June 2012

Document Type


Degree Name



Oregon Health & Science University


RATIONALE: Assisted Living (AL) is a rapidly growing housing option. Increasingly, residents are staying in AL facilities until death. The best way to provide end-of-life care in this congregate living environment is unclear. Family involvement can be key to residents’ ability to stay in their AL home, but research regarding the family caregiver's role and activities is limited. Understanding the challenges and needs of these family caregivers can provide insight into how to best support them and by extension improve the quality of death for the family members residing in assisted living. PURPOSE: The purpose of this study was to describe the experiences of family caregivers providing care to their family members living in assisted living and approaching death. METHOD: An exploratory, descriptive, qualitative design was used. Ten participants, family members of seven AL residents, took part in this study, which utilized semi-structured interviews and participant observation for a total of 13 interviews and 14 observations. Data analysis involved: 1) transcribing interviews; 2) reading transcripts; 3) coding salient data; 4) identifying themes and categories; 5) creating a model. RESULTS: An overarching goal was found to be a framing and motivating force for the family caregivers' efforts. The family caregivers' overarching goal was to maintain the AL placement until the care recipient's death. In order to achieve that goal, family caregivers engaged in a continuous process of monitoring the care recipient's needs and how well those needs were being met through a combination of AL, hospice, and, to a lesser degree, family involvement in care. The family caregivers responded to any unmet needs of the care recipient by either managing the care provided by others, or by supplementing the care with direct care activities themselves. The intensity of involvement in care was mediated by the competing demands on the family caregiver and on the quality of his/her relationship with the care recipient. As the care recipient's needs changed over time, the family caregiver's involvement in care also changed, either increasing or decreasing in intensity, depending on their appraisal of the care recipient's changing needs. IMPLICATIONS: Because much of family caregiver response is based on overarching goals and perceptions, it is important that communication be ongoing between the family and professional caregivers regarding the care recipient's needs, prognosis, and ability to maintain placement. A better understanding of what facilities and hospice personnel can and will do can help family caregivers in planning their own involvement in care. LIMITATIONS: Limitations of this study included the lack of ethnic diversity in the sample, potential for recruitment bias related to the reliance on hospice personnel who may have acted as “gatekeepers” when choosing which family caregivers to approach, and the inability to observe or conduct follow-up interviews with all the participants.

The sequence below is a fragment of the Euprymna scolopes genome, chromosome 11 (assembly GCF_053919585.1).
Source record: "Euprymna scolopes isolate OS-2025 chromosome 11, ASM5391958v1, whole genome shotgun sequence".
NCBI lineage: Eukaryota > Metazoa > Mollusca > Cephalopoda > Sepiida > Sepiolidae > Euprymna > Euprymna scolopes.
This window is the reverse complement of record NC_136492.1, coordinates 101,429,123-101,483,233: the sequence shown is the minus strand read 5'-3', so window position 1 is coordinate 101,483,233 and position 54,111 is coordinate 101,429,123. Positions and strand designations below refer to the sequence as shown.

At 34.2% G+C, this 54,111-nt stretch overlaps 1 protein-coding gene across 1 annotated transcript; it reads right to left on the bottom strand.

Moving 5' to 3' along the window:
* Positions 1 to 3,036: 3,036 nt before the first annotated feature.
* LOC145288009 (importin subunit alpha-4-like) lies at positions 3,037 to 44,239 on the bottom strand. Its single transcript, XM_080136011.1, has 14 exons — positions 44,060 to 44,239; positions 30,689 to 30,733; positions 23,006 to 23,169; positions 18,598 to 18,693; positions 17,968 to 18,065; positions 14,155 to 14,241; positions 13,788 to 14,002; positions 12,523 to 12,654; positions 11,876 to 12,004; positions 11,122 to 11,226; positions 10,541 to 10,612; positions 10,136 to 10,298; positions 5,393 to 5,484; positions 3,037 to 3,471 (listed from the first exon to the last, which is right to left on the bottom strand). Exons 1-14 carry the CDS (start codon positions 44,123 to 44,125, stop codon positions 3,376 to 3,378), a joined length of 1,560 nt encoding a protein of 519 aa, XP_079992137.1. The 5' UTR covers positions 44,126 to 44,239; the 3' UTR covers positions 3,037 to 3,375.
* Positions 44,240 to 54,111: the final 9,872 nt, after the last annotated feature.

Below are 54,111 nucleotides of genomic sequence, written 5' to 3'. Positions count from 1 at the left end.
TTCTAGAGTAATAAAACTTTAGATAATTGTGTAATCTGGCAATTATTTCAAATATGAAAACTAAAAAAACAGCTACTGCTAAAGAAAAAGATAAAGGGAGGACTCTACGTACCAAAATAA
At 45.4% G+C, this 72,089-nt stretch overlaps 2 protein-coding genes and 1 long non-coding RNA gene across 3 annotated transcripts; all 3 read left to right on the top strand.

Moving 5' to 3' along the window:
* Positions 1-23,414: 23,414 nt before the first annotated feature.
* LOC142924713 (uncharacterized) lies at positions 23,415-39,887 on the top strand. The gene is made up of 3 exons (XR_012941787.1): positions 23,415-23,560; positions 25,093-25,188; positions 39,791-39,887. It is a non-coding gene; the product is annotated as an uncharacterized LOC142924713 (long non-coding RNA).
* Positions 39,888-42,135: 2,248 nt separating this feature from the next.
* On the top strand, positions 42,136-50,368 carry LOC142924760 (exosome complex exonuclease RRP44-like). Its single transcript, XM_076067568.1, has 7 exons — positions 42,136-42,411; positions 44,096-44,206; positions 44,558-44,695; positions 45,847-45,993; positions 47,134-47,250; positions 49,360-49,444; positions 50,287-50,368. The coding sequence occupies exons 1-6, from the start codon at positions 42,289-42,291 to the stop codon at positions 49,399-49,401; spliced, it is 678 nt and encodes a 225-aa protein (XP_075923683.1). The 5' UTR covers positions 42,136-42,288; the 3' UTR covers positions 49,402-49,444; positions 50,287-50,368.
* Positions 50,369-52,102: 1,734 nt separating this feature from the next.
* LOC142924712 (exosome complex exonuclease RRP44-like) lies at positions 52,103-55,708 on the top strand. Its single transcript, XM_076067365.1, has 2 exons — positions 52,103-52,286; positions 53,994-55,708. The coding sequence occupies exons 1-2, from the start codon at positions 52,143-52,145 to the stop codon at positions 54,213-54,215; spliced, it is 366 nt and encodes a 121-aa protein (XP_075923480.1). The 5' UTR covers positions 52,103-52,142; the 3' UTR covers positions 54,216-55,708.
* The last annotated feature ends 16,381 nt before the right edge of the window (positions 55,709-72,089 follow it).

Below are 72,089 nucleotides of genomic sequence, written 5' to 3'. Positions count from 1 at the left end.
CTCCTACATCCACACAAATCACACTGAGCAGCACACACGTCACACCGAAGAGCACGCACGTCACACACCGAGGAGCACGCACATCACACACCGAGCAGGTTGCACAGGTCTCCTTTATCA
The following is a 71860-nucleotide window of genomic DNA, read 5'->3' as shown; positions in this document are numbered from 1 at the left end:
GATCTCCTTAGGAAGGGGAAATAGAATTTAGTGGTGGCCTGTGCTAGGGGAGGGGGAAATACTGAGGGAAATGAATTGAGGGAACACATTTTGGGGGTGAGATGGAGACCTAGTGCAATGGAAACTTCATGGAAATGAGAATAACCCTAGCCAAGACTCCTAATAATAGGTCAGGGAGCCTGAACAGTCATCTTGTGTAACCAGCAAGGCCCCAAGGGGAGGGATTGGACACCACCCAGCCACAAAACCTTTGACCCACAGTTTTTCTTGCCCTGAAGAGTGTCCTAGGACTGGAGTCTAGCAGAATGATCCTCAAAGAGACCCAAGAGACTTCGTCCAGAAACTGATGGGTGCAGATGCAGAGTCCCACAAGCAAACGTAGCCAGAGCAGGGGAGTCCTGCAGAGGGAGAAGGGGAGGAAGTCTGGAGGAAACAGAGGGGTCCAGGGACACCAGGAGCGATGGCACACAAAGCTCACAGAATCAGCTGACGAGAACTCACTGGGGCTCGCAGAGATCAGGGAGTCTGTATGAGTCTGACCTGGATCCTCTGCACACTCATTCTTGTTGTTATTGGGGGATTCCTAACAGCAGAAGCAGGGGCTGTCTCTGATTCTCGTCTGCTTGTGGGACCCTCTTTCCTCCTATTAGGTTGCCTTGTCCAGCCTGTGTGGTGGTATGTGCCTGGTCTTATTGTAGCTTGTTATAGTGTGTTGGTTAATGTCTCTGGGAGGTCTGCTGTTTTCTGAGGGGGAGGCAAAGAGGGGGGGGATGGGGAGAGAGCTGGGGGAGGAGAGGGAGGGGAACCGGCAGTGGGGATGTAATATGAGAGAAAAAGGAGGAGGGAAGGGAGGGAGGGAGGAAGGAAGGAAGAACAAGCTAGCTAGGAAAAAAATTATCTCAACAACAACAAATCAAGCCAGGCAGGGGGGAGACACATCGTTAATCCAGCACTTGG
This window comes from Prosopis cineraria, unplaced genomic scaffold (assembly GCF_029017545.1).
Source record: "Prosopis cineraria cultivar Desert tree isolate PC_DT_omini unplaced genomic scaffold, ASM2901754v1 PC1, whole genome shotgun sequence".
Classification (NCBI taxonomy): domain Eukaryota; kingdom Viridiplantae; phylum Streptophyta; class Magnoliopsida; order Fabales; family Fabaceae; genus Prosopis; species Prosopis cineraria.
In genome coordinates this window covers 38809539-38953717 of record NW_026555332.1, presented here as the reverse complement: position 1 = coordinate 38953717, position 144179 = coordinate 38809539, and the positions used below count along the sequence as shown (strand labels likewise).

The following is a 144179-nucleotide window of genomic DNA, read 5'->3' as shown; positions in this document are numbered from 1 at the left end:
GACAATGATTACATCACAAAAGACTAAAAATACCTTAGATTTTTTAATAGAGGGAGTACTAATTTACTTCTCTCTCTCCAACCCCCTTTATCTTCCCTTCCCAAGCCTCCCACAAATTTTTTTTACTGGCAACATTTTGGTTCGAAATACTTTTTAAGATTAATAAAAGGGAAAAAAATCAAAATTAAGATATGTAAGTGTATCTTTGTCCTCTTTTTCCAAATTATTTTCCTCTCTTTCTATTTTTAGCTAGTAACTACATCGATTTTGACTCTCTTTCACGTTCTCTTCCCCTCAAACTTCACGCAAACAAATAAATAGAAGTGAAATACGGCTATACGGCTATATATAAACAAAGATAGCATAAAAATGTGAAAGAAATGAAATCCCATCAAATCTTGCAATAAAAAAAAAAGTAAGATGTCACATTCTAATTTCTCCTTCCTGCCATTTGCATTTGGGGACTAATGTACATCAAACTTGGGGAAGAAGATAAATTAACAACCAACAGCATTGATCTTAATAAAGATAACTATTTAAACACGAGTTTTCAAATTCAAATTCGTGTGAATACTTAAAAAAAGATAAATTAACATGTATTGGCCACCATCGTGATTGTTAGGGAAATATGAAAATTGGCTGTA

School of Nursing



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